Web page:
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All-22 Season Review: Bradley McDougald was the biggest beneficiary of Quandre Diggs’ arrival

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Wild Card Round - Seattle Seahawks v Philadelphia Eagles Photo by Steven Ryan/Getty Images

When Bradley McDougald signed with the Seahawks as a free agent in the spring of 2017, he landed in an outstanding situation, providing depth to the NFL’s then-best safety tandem in Kam Chancellor and Earl Thomas. When Chancellor suffered a career-ending injury in Week 10 of that season and McDougald entered the lineup the following week, he again found a great situation: play alongside Thomas, the best deep safety on the planet, and take care of your responsibilities without having to worry about anything over the top. Over the next two seasons, McDougald’s best form consistently came when he was playing alongside Thomas.

Injuries to Thomas, Tedric Thompson and Lano Hill meant McDougald was forced to go back and forth between free and strong safety sporadically in 2018 and to begin 2019. When paired with Thompson—McDougald’s usual partner during that time—he couldn’t exactly focus solely on his own responsibility; Seattle was playing more two-high and when they weren’t, Thompson wasn’t providing reliable over-the-top coverage. McDougald’s game undoubtedly suffered as a result of the instability next to him at the safety position.

The Seahawks and McDougald finally rediscovered that stable presence in 2019, when John Schneider made the trade to acquire Quandre Diggs. The acquisition of Diggs not only provided Seattle with a much needed presence at free safety, but it allowed McDougald to play exclusively at strong safety, which is what he expressed as his desire.

In Week 10, Diggs entered the lineup alongside McDougald, and both the defense and McDougald felt an immediate impact. Able to focus solely on his own responsibilities and the play in front of him, McDougald thrived. The upturn in confidence, speed and performance was immediately apparent. Pete Carroll echoed the confidence Diggs instilled in everyone, while McDougald laid out Diggs’ impact clearly, saying, “I have found myself being able to play one position, staying in closer (to the line of scrimmage); doing my job. I’ve got less to worry about – less getting people lined up. It’s just less. I can focus on me. That’s the best position to be. I’m moving faster.”

Enabled to stay close to the line of scrimmage, like McDougald said, had a massive impact on the team’s play speed and tackling around the line of scrimmage. McDougald combined a innate ability to evade blocks with sure tackling to give the Seahawks a boost in the box, changing the math which had skewed against Seattle all season.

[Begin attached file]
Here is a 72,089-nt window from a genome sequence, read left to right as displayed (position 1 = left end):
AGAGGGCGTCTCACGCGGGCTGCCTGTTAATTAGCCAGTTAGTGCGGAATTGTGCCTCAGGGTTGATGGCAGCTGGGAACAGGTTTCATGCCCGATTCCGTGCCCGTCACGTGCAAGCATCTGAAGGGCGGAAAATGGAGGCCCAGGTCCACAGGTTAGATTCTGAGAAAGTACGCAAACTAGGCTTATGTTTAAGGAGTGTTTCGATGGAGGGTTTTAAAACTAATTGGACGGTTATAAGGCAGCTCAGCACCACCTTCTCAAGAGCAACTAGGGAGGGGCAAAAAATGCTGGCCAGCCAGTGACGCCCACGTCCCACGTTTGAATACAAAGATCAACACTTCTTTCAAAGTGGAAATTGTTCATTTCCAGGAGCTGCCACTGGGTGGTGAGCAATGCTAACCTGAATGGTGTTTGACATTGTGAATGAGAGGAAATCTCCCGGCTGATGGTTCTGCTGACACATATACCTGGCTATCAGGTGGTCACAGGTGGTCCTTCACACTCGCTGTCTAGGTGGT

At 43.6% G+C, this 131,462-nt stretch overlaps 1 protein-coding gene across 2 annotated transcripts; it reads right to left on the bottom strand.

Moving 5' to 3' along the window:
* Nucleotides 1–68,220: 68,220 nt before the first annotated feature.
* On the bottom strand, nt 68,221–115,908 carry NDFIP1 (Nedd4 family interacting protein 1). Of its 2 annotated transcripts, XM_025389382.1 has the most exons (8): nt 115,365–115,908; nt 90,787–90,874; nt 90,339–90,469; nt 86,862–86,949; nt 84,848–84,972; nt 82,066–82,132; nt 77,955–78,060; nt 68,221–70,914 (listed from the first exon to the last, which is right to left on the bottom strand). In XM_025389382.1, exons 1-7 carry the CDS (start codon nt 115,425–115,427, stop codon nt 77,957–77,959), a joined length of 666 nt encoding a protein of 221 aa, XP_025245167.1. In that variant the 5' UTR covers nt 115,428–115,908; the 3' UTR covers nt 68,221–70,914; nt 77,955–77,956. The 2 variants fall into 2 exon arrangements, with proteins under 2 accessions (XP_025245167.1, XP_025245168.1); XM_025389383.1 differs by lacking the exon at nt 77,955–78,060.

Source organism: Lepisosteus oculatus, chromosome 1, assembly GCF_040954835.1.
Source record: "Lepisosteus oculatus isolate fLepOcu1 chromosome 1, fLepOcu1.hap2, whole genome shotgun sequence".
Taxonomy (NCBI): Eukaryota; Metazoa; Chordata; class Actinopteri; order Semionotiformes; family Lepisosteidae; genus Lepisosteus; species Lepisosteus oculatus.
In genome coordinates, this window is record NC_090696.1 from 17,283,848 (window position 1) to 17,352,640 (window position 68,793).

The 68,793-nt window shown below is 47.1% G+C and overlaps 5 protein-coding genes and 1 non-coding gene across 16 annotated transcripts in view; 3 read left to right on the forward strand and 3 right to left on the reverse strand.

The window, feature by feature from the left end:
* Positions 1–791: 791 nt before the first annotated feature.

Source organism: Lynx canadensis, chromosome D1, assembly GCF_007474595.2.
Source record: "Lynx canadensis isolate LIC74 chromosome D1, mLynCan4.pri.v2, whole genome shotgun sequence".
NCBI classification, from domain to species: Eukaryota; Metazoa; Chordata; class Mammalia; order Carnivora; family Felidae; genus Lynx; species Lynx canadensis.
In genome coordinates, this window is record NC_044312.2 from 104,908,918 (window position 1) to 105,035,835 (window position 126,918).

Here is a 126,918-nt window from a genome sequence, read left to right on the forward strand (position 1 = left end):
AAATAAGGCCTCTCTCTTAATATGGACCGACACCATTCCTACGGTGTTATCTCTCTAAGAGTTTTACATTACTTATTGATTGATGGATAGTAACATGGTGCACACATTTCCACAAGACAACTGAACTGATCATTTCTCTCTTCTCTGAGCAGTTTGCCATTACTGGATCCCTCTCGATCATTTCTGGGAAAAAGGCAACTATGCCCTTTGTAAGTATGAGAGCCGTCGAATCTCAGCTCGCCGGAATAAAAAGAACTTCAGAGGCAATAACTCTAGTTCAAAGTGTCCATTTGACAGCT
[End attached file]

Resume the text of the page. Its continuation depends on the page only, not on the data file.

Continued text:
When McDougald was off the line of scrimmage or in the flats, his presence was still able to be felt. With confidence in the man playing behind him, McDougald could trust his eyes, fly to the ball and make clutch tackle after clutch tackle. After allowing 310 yards after the catch in 2018, that number dropped to just 89 in 2019—which speaks to the confidence with which McDougald would break on the ballcarrier.

Upon joining the Seahawks, McDougald found the field as a sub defensive back, as he combined an ability to play either safety spot as well as cover the slot.

Despite spending half the season in a role he wasn’t crazy about nor best suited for, McDougald’s coverage numbers were improved from 2018 to ‘19. McDougald allowed half a yard less per target in 2019 (6.7 compared to 7.2 in ‘18) and the lowest completion percentage when targeted (53.1 percent) since he has been in Seattle.

Diggs’ emergence as a trusted centerfielder meant that McDougald could return to covering tight ends out of the slot, battling in matchups where he had a large size disadvantage and helping to buoy the Seahawks’ defense in an area that has plagued them for years.

On Tuesday, ESPN’s Brady Henderson suggested McDougald could be a cap causality. The team can save $4.1M by parting ways and a natural successor, Marquise Blair, is already in place. Moving on from McDougald, however, would be a foolish decision. Seattle is hardly pressed against the cap and the $4.1M that would be gained simply would not be worth it.

At the very least, McDougald can provide depth—as he did at first in 2017—behind Blair and Diggs, while being deployed as a matchup dependent defender in a division with chess pieces such as George Kittle, Deebo Samuel and Gerald Everett, and playcallers who love to find and exploit matchups.

More likely, though, is that McDougald starts alongside Diggs again in 2020 and thrives in the same manner as he did down the stretch in 2019. The Seahawks have evidence of how effective McDougald can be all over the field when played with a quality free safety; to move on now would be to move on from the player who was their best defender over the final nine games of the season.